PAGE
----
To Tree or Not to Tree, That Is the Question

If you roam through the Internet and read all of the precautions about dogs and Christmas, you’d either kennel Fido until January or quit putting up Christmas trees altogether.

Following are a few warnings:

Don’t let your dog eat your Christmas tree.

Good idea. Not only do the needles contain irritating oils, but they can puncture the intestinal tract. That is if you have a live tree. If you have an artificial tree, you still can’t let your dog eat it. Plastic isn’t good for dogs on so many levels. And your tree will look terrible eventually.

Don’t let your dog drink the Christmas tree water.
Fertilizer and pesticides may leach into the water along with sap from the tree. Somewhere I saw the suggestion that you could take a
plastic lid, cut a circle to fit around the trunk and place it over the water container. Then your dog probably would eat it to get at the water and (repeat here) plastic isn’t good for dogs on so many levels. I’ve never actually heard of a dog getting sick from drinking the water, but that doesn’t mean it isn’t possible. Cats, on the other hand, regard it as a giant holiday water dish and survive nicely from Christmas to Christmas.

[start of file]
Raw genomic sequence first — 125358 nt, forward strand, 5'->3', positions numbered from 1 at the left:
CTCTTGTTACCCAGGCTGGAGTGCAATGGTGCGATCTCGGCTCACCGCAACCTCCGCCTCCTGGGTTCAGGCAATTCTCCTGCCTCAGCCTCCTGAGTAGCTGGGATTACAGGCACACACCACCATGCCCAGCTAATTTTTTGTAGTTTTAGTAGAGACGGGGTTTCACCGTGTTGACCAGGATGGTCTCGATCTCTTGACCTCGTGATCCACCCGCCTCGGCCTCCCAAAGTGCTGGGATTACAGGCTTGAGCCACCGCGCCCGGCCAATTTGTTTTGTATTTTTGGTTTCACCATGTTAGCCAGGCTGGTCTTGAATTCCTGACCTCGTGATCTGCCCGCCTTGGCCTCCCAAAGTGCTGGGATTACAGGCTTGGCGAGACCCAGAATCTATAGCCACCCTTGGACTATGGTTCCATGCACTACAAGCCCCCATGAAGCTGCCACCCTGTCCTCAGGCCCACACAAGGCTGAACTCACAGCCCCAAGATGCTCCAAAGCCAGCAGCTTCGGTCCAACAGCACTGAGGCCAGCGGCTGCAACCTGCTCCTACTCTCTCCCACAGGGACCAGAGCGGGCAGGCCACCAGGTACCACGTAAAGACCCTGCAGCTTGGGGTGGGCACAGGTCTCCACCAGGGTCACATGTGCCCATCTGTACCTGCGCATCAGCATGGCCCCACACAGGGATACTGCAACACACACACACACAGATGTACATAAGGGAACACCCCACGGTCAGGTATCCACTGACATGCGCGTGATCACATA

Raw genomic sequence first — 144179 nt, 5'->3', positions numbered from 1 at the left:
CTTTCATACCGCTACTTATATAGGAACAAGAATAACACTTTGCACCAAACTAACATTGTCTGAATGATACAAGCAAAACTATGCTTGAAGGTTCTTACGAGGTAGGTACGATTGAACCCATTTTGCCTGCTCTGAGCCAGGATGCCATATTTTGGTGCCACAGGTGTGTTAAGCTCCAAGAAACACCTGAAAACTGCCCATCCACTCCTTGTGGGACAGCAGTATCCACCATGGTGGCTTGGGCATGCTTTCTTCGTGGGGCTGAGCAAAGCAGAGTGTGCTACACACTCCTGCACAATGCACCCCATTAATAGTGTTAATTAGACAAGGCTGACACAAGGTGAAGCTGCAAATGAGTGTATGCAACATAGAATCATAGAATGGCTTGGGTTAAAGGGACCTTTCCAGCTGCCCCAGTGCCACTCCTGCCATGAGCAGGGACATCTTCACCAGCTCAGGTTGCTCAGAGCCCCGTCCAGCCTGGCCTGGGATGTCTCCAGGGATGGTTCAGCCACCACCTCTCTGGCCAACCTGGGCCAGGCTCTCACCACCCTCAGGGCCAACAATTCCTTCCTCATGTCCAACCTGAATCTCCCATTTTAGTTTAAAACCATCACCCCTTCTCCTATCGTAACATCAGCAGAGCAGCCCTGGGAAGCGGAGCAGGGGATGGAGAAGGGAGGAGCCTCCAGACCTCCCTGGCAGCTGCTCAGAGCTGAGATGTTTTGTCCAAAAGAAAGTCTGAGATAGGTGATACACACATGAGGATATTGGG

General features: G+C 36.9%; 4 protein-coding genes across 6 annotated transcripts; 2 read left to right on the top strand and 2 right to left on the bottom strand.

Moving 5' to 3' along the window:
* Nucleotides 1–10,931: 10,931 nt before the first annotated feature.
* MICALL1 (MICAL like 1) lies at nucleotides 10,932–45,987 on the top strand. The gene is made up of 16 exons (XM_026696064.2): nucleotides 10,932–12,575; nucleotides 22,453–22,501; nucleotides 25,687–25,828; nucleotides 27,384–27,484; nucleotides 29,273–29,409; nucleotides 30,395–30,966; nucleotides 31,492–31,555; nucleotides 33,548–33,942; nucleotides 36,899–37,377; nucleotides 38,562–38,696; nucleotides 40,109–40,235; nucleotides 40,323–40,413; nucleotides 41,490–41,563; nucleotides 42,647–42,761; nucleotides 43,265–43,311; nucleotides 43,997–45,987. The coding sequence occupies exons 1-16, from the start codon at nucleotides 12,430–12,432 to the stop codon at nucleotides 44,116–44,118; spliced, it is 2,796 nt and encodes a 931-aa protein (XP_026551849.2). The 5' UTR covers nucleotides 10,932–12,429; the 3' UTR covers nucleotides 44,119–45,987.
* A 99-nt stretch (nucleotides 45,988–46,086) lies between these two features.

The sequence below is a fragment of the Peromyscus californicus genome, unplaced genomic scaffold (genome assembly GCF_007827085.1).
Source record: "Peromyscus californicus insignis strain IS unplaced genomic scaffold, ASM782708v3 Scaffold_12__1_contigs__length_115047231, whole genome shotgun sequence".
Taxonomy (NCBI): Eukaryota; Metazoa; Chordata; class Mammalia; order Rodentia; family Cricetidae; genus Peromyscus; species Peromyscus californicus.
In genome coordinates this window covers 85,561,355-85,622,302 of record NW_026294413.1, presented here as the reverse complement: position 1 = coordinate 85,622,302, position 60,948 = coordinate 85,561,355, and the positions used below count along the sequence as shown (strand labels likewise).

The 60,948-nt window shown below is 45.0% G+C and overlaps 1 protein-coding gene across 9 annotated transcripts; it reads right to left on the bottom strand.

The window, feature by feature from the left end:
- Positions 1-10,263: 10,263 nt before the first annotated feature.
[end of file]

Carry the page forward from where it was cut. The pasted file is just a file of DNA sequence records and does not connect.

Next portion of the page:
Don’t string your tree lights where your dog can get at them and chew them.
Now this might be impossible if you have a very short tree or a very tall dog. You could warn Fido that electrocution is a shocking
way to go, or you could….I don’tknow. If you’ve ever had a dog electrocuted from chewing on holiday lights, let me know.

Don’t use ornaments that your dog could eat. (I sense a theme here.)
Glass ornaments can break and the fragments can cause havoc with Fido’s innards. The hooks used to hold them on the tree can lodge in
your dog’s throat or intestines. Edible ornaments such as candy canes shouldn’t be shared with animals anyway. They aren’t sophisticated enough actually to enjoy them. And tinsel can cause no end of troubles and might short out the lights your dog already has munched on.

Don’t put presents tied with yarn or ribbon under the tree.
Guess what kind of problems those can cause? Hint: Think about something else tangled up in the intestines.

There’s actually no end to the warnings about dogs and Christmas trees.
However, you live with your dog every day. Your dog knows what you’ll put up with and you know what is going to be a temptation. Nothing is 100 percent safe when it comes to animals, but the love we get from them makes all of the hassles worthwhile. Usually.

ave a wonderful holiday.
Donna,
Monthly Wag Editor

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